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Makhura's claims of Esidimeni ignorance hard to believe‚ says DA

31 January 2018 - 20:44 By Katharine Child
Gauteng Premier David Makhura testifies during the Life Esidimeni hearings - but the DA has questioned his claims of ignorance.
Gauteng Premier David Makhura testifies during the Life Esidimeni hearings - but the DA has questioned his claims of ignorance.

Gauteng Premier David Makhura's explanation that he didn’t know that Life Esidimeni patients were being sent to NGOs is hard to believe.

This is according to the Democratic Alliance's Jack Bloom‚ who said Makhura was in the Gauteng legislature when Bloom pointed out patients were going to NGOs after the Life Esidimeni homes were closed down.

Makhura testified at the Life Esidimeni hearings that the former Gauteng health MEC Qedani Mahlangu "misled" him and said patients were only being moved into state institutions.

The Life Esidimeni hearing’s aim is to find closure for families after 144 mentally ill patients died following the move of 1700 people from these Esidimeni homes.

Makhura in his testimony‚ given under oath‚ said multiple times that he never knew patients were being sent to NGOs.

Gauteng finance MEC Barbara Creecy also testified‚ under oath‚ that she did not know the end of the Life Esidimeni contract would lead to patients being moved into NGOs. She produced a presentation showing that Mahlangu explained that patients would be moved into state facilities.

Creecy testified she was told by Mahlangu there would be a 20% reduction of patients staying at the Life Esidimeni homes each year for five years.

Makhura testified he was told there were 4000 spare government beds to take psychiatric patients that needed to be institutionalised. He testified he didn’t know that psychiatric hospitals were full.

But Bloom described this as “an appalling failure… to say that he never knew that patients were going to be sent to NGOs rather than state institutions".

Bloom pointed out that there were court cases‚ letters‚ press releases‚ media reports‚ family marches and written and spoken replies in the Gauteng legislature showed the mentally ill were going to be sent to NGOs.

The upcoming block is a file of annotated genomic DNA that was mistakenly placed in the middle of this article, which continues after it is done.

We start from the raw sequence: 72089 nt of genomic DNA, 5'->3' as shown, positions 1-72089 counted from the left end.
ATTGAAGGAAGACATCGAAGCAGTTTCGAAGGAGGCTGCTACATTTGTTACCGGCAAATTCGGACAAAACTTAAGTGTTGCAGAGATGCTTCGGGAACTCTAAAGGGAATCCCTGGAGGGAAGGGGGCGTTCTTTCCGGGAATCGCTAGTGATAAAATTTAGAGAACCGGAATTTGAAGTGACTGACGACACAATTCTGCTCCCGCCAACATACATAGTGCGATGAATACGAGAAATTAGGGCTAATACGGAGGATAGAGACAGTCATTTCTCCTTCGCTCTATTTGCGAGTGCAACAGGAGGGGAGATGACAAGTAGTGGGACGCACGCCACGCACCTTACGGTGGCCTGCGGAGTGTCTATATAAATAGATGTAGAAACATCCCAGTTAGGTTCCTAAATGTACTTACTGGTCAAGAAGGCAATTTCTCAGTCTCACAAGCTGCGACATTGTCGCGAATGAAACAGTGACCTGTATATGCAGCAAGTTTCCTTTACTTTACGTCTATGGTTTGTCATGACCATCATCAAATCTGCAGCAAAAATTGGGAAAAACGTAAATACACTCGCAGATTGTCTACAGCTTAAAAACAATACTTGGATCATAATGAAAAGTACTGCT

Ultimately‚ at least 144 patients died.

Makhura apologised to the families for the tragedy‚ which happened when he was head of the provincial government‚ and asked for their forgiveness.

Bloom said: "Makhura is trying to make amends by apologising and reaching out to the families of those who died‚ but the Esidimeni deaths will be an eternal blot on his reputation.”

"I also warned several times in the Legislature that there would be a disaster as there were not enough suitable NGOs for the patients. On 15 March 2016‚ Mahlangu said in an oral reply to my questions that 1835 patients from Esidimeni would be placed in alternative homes before the end of June‚ and that NGOs were hiring staff and being given licenses to look after them.

"Makhura was present in the House when she gave this reply and I expressed my doubts that everything was going as smoothly as she claimed‚” he added.

Despite Makhura's presence when the issue was discussed‚ he testified under oath he did not know patients would be moved to NGOs.

Families of victims responded warmly to Mathura's presence at Esidimeni. His office has spent millions on holding the hearings in order to find out what happened.

R13-million was budgeted for the cost of three weeks of hearings‚ but the hearings have taken about 10 weeks.

The premier's spokesman‚ Thabo Masebe‚ said the cost will be much higher than R13-million due to the length of the hearings.